Vehicle Monitoring Systems Pty Ltd v SARB Management Group Pty Ltd [2021] FCAFC 224

Vehicle Monitoring Systems Pty Ltd (‘VMS’) developed a Parking Overstay Detection System, also known as the POD system. SARB Management Group Pty Ltd (‘SARB’) intended to collaborate with VMS to assist in the advancement of the POD system, however, no such collaboration eventuated.  Instead, SARB developed its own detection system which became the subject of Australian Patent Application No. 2013213708 (‘the Patent Application’).

VMS opposed the grant of the Patent Application on the basis that the claims lacked an inventive step, and VMS also argued that SARB did not have entitlement to the grant of the Patent. VMS submitted that its Managing Director, Mr Welch, was entitled to be named as an inventor in respect of the patent application. However, the primary judge rejected VMS’s submissions, and it was on that basis that VMS sought leave to appeal.

On Appeal, the Full Court considered whether Mr Welch’s contribution was a contribution to the inventive concept and on that basis whether Mr Welch was entitled to the grant of the Patent. Accordingly, the meaning of “inventive concept” was considered by the Full Court.  Mr Welch’s submissions included evidence of a PowerPoint presentation at a 2006 conference, which Mr Welch argued gave him entitlement to the grant of the Patent.

The Full Court agreed with the primary judge that Mr Welch was not entitled to be named as inventor in the Patent application on the basis that Mr Welch merely provided commercial stimulus for SARB to develop the invention. In other words, the Court considered that commercial stimulus does not equate to inventive concept.1 In addition, the information provided by Mr Welch was considered not to go beyond information that was already in the public domain. Accordingly, the Appeal to the Full Court was dismissed.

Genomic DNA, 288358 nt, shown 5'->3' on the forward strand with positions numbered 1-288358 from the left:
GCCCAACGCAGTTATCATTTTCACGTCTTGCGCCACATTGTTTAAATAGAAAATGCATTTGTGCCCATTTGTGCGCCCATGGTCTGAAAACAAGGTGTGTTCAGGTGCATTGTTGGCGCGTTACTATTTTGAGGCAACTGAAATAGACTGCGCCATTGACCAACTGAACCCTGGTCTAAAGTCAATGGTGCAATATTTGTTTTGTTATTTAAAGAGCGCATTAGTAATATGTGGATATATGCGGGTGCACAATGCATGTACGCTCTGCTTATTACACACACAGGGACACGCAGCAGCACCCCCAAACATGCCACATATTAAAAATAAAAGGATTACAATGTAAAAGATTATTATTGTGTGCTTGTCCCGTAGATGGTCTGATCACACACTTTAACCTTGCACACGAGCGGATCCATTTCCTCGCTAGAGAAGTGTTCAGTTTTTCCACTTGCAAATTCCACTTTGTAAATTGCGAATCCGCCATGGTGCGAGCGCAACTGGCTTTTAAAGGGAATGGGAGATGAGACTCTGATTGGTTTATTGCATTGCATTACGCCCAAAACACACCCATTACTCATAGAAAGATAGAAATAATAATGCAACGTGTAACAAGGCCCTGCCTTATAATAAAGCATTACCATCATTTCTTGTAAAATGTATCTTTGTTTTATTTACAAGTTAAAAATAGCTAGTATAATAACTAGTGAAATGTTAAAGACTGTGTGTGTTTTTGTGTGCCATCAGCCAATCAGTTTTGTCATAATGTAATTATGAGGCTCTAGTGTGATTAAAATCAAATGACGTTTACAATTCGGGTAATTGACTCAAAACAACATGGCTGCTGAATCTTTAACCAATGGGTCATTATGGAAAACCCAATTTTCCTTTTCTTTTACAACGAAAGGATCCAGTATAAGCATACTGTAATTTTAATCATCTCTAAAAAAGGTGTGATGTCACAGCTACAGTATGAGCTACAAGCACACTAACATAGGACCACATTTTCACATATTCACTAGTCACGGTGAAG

Another important takeaway from this decision is that the “inventive concept” of a Patent should not be solely discerned from the claims, but more broadly, i.e. from the whole of the specification.2

This decision provides clarification regarding the Court’s interpretation of ‘inventive concept’, and how entitlement to the grant of a standard patent is determined. This decision is particularly useful since it is relatively rare for the full Court to consider patent entitlement issues. It also demonstrates issues relating to non-documentary publications (i.e. PowerPoint presentations) and the importance of maintaining good written records of contribution to an invention.



1 Ibid 178.

2 Vehicle Monitoring Systems Pty Ltd v SARB Management Group Pty Ltd [2021] FCAFC 224, 104.

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